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How can India become an economic powerhouse after years of state control?

By Ray Marcelo - posted Tuesday, 1 April 2003

India drifts at the edge of Australian perception, surfacing now and then in the headlines as a country enduring dreadful poverty, tearing itself apart with religious killings, or tottering on the edge of nuclear destruction. These images form what many observers see as India, and to a point, hold true.

But there is something else happening inside this huge, complex country. Market forces are being unleashed on India's economy, sweeping aside decades of socialist-inspired economic planning. In this new age of free markets, how is India coping with capitalism?

During the post-war decades, India offered the world a distinct path to development: self-reliance, central planning, and government ownership of industry, wrapped up in an ideology of democratic socialism. At a time when the Iron Curtain divided most of the rich world, and when autocratic regimes ruled many developing countries, India boasted a multiparty democracy.


Yet India's economy was a jungle of government controls. After booting out the British Raj, India quickly erected its own "Permit Raj" where bureaucrats stamped almost every step of production in a Byzantine system of industrial licences and permits.

Revered former Indian Prime Minister Jawaharlal Nehru summarised the logic of this system: it was better to make a second-rate Indian product, Nehru reasoned, than to import a foreign good. Perhaps the best example of this dictum is India's 'Ambassador' motorcar. The 'Amby' was first built in 1948, one year after Japan's Toyota rolled out its first car. While Toyota has since carved-up world markets, India still produces the Amby with its original retro design largely intact.

Why? The main reason is that, for some 30 years, the Amby enjoyed a government-approved monopoly. The Amby's private-sector manufacturers were enriched and, protected from competition, faced little pressure to innovate. The same cosiness applied to Indian industry at large. Thus coddled, Indian big business was protected from the cold discipline of free-market competition. The worst outcome was that the system delivered state subsidies, usually to the better off, instead of delivering quality education and public health for the masses.

On an economy-wide scale, India's socialist system delivered what its critics labelled the "Hindu rate of growth" of 3.5 per cent a year compared with south-east Asian growth rates of 8 to 15 per cent. Economic growth lagged population growth, and by the late 1970s poverty was worse than ever.

By 1991 the system delivered an economic crisis. India's foreign exchange pool had evaporated, with just enough money to cover a fortnight's imports. Facing financial ruin, the government had to sell part of its gold reserves as collateral for an emergency International Monetary Fund loan. India's economic experiment had failed. The crisis forced emergency surgery. India's government unravelled the complex licensing system, lowered import restrictions, devalued the rupee (making Indian exports cheaper) and prised open India's financial system to competition. In short, India embraced the market.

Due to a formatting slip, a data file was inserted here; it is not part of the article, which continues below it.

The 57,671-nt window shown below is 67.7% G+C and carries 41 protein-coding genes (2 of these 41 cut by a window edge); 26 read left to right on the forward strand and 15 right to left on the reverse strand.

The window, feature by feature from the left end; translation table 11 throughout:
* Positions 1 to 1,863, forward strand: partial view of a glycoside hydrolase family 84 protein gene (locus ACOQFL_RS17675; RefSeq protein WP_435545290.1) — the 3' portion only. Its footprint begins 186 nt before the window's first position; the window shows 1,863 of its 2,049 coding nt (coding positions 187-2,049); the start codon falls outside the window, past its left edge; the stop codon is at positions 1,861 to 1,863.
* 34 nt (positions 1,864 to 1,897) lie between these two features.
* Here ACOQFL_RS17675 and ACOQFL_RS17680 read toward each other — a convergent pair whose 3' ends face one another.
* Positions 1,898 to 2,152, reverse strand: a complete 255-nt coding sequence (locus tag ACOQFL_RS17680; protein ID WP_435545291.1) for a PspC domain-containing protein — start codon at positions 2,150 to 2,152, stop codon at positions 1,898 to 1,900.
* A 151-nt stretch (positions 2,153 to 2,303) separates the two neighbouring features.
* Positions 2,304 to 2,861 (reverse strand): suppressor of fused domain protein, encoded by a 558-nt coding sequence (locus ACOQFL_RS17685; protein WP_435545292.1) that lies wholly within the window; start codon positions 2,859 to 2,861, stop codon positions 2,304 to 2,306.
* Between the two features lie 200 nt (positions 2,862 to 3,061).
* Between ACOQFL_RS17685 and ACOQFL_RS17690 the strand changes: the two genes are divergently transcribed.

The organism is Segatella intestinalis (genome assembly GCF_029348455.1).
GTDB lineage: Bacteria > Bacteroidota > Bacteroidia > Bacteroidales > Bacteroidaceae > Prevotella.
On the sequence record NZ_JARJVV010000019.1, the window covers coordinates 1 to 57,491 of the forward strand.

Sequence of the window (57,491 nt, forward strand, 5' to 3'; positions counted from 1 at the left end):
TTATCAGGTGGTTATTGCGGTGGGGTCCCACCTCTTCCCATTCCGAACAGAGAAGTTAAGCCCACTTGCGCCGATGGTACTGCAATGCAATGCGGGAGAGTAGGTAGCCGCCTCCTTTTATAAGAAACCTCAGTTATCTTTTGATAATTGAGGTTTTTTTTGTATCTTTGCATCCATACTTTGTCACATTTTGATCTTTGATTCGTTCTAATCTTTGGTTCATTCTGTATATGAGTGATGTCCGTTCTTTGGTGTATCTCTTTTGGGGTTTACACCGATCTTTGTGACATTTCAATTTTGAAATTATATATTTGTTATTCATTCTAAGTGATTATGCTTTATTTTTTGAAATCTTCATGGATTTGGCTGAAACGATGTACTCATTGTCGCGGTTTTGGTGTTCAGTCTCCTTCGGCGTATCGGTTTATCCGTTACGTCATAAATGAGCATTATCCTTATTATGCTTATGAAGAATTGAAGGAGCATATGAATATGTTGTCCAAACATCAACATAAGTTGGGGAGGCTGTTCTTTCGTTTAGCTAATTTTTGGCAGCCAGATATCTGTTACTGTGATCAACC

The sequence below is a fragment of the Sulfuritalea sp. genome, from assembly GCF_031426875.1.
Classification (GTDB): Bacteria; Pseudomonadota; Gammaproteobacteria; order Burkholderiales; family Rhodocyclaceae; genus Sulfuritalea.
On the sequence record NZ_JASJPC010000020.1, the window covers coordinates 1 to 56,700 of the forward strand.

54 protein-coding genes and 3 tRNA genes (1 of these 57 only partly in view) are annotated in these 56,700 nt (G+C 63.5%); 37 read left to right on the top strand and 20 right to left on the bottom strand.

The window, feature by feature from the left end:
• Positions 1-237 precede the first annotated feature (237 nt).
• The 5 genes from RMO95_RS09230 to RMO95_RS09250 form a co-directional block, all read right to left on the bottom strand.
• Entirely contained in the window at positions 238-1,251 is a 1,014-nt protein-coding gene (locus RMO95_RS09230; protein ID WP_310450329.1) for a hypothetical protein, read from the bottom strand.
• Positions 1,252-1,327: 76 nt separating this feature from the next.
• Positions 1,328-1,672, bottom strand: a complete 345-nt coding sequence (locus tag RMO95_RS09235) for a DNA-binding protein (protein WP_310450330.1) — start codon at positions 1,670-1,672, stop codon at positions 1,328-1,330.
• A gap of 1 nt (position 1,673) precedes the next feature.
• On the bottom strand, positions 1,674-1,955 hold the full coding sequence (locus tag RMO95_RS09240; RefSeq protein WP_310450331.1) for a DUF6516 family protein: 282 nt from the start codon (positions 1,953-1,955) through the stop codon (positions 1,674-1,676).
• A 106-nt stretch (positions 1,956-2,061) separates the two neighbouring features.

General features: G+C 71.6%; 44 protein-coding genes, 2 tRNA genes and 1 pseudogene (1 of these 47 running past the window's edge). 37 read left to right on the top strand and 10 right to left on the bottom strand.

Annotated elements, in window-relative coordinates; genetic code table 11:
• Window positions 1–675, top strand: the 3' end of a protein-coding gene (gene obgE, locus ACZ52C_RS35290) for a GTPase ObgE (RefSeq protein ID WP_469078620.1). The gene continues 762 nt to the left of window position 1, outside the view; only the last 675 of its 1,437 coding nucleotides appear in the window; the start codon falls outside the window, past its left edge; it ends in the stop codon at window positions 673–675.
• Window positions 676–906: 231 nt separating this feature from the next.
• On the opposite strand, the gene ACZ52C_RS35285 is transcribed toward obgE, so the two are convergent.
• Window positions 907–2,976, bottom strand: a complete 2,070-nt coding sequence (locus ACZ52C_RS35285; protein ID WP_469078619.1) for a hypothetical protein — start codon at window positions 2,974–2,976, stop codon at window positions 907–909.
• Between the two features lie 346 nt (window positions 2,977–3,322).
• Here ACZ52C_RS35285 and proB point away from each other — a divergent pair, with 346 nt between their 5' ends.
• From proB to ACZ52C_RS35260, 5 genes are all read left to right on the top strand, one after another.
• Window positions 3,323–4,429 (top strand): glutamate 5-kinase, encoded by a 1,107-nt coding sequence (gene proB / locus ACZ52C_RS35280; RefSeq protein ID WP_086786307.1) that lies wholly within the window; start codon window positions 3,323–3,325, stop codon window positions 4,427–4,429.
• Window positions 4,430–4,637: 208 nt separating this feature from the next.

Twelve years later, there is no doubt that India's economic reforms have now created a new consumer middle class. In most of India's cities there are trendy coffee shops, international restaurants, and multiplex cinemas cashing in on the disposable incomes of urban consumers. But now that India is merging into the global economy, what is happening to Indian society?


One original voice responding to this question is Gurcharan Das. Das is a former Procter & Gamble boss who made an early splash in India when he re-branded Vicks Vaporub as a traditional medicine and boosted sales by inventing a new ailment, "wet monsoon colds". Das left business to write and venture into management consulting.

His latest book, The Elephant Paradigm: India Wrestles With Change, describes modern India through a series of essays crafted around events, personalities and issues. Das is a devout believer in free markets but writes that he is "at heart an old-fashioned liberal" (in the American sense) bent by a profound distrust of state power. His central charge is that Indian socialism tried to create a compassionate society but in the process strangled capitalism's capacity to innovate and create wealth.

Now that India is lurching forward on a pro-market economic program, Das says problems will come in controlling capitalism's inequality. He concedes that capitalism is merciless to weak producers and uncompassionate to jobless workers but he believes in the free market's efficiency trade-off, saying competition forces costs and prices to come down and improves product quality and thus living standards.

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An edited version of this article was published in Arena Magazine.

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About the Author

Ray Marcelo is an Australian journalist based in New Delhi and a correspondent with the Financial Times. He plays cricket (poorly) on weekends with the Australian High Commission.

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